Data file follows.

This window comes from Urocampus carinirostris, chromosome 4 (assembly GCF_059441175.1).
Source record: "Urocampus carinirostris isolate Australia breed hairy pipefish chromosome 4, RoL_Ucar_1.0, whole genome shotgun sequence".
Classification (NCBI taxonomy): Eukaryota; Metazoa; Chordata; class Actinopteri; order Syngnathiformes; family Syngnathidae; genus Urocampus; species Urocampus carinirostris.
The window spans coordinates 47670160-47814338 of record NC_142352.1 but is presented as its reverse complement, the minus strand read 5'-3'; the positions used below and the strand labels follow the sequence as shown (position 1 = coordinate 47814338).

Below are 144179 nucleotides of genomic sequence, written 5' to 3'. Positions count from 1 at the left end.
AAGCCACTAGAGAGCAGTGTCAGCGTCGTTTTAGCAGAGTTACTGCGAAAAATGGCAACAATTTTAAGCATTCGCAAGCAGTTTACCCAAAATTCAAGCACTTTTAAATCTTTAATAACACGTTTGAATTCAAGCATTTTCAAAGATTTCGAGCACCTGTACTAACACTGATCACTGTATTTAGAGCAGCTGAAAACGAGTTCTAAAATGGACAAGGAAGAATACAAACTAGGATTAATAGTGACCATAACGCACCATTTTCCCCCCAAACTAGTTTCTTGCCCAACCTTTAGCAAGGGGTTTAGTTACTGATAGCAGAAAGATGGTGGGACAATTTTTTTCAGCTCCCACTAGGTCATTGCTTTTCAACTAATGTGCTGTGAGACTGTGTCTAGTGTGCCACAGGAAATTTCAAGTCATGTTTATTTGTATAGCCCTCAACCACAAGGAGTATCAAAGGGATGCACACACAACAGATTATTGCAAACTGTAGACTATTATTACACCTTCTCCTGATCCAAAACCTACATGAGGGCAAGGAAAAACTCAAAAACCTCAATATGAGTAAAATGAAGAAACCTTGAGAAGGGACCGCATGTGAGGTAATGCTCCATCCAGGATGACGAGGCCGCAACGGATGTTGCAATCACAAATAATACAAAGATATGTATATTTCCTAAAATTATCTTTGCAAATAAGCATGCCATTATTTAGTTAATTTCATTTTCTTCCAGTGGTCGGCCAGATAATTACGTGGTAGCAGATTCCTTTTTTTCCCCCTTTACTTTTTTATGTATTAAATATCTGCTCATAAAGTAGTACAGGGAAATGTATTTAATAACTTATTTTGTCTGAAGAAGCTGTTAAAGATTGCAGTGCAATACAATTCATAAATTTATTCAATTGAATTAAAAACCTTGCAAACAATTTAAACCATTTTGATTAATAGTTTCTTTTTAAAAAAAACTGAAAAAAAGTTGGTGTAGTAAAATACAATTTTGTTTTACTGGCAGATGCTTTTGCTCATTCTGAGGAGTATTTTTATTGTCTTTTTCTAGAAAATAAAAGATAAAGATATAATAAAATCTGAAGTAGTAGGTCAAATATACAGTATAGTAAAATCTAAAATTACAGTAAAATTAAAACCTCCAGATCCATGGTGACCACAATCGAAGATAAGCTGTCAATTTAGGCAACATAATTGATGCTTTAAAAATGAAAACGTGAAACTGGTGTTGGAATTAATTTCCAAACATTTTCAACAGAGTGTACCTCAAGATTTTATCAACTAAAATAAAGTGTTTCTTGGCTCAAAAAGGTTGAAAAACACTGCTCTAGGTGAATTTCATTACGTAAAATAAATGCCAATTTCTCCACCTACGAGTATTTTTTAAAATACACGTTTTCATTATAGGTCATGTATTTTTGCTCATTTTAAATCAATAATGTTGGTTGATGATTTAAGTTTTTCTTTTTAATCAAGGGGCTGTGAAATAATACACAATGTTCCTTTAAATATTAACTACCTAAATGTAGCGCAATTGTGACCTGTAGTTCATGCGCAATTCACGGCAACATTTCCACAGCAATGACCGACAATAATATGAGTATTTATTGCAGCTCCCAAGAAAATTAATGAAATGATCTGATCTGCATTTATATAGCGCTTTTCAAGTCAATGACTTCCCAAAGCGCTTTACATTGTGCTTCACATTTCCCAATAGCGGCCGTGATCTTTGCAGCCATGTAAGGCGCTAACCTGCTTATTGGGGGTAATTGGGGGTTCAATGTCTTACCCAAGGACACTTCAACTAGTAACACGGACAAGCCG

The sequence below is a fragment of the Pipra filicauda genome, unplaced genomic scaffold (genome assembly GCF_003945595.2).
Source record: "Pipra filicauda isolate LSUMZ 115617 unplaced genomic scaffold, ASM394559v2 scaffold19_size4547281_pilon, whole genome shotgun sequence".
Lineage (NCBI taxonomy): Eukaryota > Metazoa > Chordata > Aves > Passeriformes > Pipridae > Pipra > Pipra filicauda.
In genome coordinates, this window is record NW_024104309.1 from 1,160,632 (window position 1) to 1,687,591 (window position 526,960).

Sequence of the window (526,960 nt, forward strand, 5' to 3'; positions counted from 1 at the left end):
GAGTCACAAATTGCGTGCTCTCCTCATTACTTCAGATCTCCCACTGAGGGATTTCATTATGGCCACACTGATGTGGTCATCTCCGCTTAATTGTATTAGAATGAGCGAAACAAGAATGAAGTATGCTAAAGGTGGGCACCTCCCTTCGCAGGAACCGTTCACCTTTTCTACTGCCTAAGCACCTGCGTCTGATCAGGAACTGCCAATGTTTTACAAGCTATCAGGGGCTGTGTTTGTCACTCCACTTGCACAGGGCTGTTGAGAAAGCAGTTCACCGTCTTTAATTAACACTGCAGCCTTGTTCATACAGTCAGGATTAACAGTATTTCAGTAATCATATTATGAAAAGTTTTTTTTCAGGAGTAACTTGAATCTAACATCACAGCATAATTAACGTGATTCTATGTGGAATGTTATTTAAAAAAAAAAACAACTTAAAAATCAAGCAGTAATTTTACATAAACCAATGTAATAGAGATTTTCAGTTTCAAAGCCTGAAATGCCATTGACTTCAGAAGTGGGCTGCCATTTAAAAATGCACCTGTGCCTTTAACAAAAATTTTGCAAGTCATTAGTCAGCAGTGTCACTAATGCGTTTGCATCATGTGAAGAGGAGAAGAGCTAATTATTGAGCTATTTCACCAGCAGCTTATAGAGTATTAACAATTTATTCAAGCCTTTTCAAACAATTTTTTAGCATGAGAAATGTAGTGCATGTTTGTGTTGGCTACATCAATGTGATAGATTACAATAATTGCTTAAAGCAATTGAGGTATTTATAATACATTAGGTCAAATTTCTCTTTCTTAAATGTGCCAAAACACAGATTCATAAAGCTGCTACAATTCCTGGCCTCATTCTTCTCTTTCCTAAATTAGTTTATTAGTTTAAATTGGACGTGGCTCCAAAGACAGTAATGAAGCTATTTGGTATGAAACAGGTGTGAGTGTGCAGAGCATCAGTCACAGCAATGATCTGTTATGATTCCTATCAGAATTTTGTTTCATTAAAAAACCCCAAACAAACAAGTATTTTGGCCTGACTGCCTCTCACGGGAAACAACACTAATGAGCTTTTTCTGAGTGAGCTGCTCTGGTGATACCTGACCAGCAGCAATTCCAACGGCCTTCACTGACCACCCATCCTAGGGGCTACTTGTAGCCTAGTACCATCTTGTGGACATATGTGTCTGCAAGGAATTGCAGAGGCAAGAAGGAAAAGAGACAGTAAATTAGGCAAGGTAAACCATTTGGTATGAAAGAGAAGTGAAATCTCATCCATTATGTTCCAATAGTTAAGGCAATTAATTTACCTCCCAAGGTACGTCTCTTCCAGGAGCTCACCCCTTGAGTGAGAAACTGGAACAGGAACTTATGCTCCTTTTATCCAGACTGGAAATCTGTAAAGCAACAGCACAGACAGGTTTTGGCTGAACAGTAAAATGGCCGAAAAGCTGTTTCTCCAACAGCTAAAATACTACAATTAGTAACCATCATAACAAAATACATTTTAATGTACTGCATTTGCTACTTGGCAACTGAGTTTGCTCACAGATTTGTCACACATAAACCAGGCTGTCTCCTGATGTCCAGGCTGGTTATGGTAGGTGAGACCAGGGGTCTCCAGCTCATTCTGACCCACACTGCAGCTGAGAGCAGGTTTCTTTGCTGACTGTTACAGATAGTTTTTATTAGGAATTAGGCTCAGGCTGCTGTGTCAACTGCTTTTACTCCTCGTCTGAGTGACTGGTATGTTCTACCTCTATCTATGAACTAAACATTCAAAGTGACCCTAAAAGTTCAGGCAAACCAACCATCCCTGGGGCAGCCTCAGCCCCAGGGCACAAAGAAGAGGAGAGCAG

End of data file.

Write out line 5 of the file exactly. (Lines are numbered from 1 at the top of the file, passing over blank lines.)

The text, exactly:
Below are 144179 nucleotides of genomic sequence, written 5' to 3'. Positions count from 1 at the left end.